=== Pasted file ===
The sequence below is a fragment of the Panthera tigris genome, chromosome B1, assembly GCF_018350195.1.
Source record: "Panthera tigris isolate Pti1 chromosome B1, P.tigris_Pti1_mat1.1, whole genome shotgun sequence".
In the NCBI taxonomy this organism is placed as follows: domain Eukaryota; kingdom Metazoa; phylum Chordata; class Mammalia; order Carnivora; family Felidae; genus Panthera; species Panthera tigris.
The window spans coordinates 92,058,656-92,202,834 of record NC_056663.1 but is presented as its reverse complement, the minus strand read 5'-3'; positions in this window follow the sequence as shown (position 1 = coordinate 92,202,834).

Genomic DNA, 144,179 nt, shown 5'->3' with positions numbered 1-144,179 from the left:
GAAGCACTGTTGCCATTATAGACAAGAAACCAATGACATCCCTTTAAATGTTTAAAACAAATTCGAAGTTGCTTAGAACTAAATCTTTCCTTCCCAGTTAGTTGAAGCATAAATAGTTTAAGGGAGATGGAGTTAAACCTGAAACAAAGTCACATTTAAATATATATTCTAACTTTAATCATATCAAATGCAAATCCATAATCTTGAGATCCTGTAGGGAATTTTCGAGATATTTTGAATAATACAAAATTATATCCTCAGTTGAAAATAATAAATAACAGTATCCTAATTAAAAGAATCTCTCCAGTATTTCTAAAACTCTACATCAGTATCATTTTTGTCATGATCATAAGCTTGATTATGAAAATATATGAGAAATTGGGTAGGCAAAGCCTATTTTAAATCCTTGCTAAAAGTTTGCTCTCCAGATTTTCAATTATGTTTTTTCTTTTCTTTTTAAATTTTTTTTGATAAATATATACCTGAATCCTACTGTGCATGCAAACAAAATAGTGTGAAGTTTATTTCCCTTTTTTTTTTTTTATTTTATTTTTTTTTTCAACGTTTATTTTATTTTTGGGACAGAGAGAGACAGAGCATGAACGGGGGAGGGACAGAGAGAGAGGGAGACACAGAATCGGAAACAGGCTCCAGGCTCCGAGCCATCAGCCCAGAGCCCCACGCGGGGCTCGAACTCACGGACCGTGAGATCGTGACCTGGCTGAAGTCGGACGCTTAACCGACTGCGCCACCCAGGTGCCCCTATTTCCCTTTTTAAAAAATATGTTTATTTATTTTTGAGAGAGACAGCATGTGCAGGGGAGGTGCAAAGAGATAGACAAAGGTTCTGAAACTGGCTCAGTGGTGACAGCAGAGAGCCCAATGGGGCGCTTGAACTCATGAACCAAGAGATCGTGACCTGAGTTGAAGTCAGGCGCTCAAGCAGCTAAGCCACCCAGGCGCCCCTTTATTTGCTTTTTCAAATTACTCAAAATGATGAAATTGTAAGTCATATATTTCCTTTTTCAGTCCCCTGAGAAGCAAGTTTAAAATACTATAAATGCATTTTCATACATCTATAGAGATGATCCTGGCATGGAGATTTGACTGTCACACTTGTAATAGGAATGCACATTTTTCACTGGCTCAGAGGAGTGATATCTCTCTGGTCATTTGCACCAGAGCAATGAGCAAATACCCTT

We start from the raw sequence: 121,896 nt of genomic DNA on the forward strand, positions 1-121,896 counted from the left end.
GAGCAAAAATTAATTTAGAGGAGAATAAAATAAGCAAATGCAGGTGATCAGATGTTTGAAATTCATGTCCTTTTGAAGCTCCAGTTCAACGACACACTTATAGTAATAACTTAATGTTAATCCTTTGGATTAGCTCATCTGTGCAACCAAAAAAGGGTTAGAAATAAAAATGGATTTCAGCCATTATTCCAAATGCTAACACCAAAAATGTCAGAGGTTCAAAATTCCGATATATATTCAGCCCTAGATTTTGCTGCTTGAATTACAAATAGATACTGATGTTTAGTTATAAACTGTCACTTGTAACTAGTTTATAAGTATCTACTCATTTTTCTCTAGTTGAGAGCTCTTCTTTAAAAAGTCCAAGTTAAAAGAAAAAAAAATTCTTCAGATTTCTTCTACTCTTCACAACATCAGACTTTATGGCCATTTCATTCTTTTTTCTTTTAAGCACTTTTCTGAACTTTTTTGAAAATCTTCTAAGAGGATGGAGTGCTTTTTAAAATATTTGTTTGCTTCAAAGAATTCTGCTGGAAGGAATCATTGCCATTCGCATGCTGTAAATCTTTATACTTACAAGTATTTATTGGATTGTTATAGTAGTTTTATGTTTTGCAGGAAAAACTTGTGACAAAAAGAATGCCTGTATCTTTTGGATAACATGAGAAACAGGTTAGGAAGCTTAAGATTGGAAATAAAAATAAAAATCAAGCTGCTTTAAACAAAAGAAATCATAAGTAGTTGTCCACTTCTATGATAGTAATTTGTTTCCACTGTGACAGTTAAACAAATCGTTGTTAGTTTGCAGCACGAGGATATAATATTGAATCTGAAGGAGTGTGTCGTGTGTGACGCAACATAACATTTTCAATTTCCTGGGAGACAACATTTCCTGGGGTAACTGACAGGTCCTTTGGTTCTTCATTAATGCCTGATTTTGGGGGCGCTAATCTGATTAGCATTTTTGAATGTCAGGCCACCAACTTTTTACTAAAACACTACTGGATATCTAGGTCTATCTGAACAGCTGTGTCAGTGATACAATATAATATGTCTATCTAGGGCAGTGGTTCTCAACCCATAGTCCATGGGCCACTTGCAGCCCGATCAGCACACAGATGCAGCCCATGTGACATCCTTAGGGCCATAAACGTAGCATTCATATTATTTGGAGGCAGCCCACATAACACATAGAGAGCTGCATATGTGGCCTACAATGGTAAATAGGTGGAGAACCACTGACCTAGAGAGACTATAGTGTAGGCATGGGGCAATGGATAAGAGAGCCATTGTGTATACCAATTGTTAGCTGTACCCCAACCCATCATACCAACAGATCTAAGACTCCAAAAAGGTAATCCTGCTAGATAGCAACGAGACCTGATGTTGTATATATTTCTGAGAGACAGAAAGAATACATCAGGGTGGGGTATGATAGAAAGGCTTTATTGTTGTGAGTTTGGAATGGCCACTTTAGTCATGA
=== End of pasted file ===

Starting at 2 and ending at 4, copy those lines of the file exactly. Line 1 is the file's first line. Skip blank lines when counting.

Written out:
Source record: "Panthera tigris isolate Pti1 chromosome B1, P.tigris_Pti1_mat1.1, whole genome shotgun sequence".
In the NCBI taxonomy this organism is placed as follows: domain Eukaryota; kingdom Metazoa; phylum Chordata; class Mammalia; order Carnivora; family Felidae; genus Panthera; species Panthera tigris.
The window spans coordinates 92,058,656-92,202,834 of record NC_056663.1 but is presented as its reverse complement, the minus strand read 5'-3'; positions in this window follow the sequence as shown (position 1 = coordinate 92,202,834).